How disciplinarian will Chip Kelly be?

June, 17, 2013
6/17/13
12:41
PM ET
Interesting take here from Zach Berman on last week's arrest of Philadelphia Eagles left tackle Jason Peters on charges of drag racing and resisting an officer by flight. Everything is new with the Eagles in the Chip Kelly era, and Zach wonders how the new coach will respond to off-field issues like the one he now faces with Peters:
Kelly's four years as coach at Oregon included high-profile legal and disciplinary issues, and he was notably heavy-handed in his response.

In 2010, Kelly suspended starting quarterback Jeremiah Masoli for the season after Masoli pleaded guilty to a second-degree burglary charge for stealing two laptops and a guitar from a fraternity house. One year later, he suspended all-American cornerback Cliff Harris indefinitely after Harris drove 118 m.p.h. on a suspended license in a rental car.

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College football has no collective bargaining agreement or players' union, so an NFL coach does not have the kind of authority over players that a college coach does. But Kelly will determine who's on the team and who's starting, and it's reasonable to wonder what his approach will be with Peters or any other player who finds headlines for the wrong reasons.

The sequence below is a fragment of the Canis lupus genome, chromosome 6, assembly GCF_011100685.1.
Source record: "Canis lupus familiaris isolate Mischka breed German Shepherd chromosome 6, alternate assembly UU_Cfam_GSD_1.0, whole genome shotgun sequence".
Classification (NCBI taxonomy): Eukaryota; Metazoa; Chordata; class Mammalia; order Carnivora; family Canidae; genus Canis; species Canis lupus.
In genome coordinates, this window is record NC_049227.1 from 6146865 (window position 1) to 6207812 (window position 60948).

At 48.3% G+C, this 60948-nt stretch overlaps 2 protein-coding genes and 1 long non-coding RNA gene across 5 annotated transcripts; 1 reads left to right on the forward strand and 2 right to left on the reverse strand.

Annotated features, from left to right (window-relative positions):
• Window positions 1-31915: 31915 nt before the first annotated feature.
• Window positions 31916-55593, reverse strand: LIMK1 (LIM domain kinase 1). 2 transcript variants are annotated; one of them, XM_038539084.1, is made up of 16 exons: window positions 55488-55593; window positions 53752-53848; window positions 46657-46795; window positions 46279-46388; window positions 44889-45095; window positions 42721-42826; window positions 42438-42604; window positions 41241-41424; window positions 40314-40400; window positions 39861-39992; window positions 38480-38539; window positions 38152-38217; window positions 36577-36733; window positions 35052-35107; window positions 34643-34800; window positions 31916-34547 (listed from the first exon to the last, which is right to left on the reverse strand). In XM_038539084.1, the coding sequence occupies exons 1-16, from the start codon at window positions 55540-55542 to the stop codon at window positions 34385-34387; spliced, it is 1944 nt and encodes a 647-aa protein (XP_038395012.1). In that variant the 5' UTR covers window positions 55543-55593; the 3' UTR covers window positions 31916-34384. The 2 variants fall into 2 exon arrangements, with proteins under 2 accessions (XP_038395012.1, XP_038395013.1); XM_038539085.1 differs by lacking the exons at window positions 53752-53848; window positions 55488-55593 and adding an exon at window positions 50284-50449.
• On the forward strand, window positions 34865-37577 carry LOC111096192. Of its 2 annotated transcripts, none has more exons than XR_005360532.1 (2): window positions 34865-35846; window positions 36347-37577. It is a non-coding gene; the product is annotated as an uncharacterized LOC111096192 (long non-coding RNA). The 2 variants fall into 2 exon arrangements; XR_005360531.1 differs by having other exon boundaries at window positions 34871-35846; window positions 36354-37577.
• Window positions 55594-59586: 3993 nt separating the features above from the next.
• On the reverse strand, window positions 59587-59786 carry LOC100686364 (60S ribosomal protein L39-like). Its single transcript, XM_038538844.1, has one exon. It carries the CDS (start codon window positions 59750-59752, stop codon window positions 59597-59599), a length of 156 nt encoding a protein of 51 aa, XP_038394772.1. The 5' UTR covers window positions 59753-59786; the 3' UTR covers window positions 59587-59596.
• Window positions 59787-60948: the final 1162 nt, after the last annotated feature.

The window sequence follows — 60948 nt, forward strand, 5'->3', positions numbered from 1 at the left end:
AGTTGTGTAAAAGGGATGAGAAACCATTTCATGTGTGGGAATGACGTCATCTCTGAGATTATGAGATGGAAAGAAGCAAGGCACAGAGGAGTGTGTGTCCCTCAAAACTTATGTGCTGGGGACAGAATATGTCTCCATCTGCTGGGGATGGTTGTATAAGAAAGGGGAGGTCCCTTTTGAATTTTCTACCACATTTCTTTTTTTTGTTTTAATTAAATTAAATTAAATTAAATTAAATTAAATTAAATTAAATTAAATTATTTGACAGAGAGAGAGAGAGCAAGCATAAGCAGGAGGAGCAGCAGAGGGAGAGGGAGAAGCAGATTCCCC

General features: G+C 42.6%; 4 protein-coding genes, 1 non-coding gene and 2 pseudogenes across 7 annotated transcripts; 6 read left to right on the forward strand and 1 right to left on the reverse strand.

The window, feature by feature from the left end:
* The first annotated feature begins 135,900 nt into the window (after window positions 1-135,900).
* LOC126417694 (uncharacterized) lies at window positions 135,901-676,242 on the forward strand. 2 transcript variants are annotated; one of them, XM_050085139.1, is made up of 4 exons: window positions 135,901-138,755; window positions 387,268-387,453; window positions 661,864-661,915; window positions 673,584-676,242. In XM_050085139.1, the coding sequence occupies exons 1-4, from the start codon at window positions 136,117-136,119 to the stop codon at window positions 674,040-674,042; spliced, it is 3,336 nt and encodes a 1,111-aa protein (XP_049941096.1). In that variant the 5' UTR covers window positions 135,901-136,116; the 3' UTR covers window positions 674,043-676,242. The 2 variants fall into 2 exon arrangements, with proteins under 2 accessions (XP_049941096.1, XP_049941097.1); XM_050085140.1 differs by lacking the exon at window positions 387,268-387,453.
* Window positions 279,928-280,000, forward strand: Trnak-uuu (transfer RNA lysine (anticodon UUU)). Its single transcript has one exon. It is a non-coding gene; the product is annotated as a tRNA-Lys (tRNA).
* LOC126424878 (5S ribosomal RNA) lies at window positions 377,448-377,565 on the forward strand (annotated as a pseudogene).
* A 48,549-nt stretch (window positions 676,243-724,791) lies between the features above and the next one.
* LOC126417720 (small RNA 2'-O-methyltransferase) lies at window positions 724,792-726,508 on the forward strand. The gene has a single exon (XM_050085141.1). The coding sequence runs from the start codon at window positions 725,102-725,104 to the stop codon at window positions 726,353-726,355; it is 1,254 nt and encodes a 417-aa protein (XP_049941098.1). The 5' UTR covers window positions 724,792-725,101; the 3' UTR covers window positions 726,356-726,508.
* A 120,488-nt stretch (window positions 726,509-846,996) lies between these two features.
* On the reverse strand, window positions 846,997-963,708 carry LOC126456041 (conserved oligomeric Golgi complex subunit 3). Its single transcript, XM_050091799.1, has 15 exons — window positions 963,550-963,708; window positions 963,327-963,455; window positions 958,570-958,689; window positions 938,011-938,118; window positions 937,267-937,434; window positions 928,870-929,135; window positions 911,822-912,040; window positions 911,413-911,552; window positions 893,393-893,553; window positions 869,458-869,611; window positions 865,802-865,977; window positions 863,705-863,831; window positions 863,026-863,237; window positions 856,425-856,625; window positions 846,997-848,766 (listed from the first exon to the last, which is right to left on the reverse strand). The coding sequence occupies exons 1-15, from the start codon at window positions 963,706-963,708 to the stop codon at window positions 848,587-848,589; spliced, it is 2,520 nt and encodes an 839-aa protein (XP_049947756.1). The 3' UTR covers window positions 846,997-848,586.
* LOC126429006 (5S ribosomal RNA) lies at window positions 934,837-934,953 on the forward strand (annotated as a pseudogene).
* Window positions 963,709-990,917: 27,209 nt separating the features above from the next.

Peters' first issue, once he's dealt with the legal aspects of his situation, will be the NFL itself, since this is his second arrest and it's entirely possible the commissioner could suspend him under the personal conduct policy. If that doesn't happen, it's unlikely Kelly or the Eagles could take action without a fight from the union. But the larger point here is about ongoing evaluations of players and people, and how tolerant Kelly is going to be long-term with players who find themselves in trouble off the field.

Kelly is preparing the Eagles for 2013, but he's also thinking about building a program for the long-term, and surely part of his process right now is identifying the people around whom he wants to build. Peters is a freakish talent, and when healthy he could be the best offensive lineman in the NFL. If he's that and also a guy Kelly can't trust to stay out of trouble away from the team facility, that will create an interesting situation for the new coach to address going forward. Zach's point about this possibly being a test case for Kelly and player discipline at the NFL level is well taken.

Dan Graziano

ESPN New York Giants reporter

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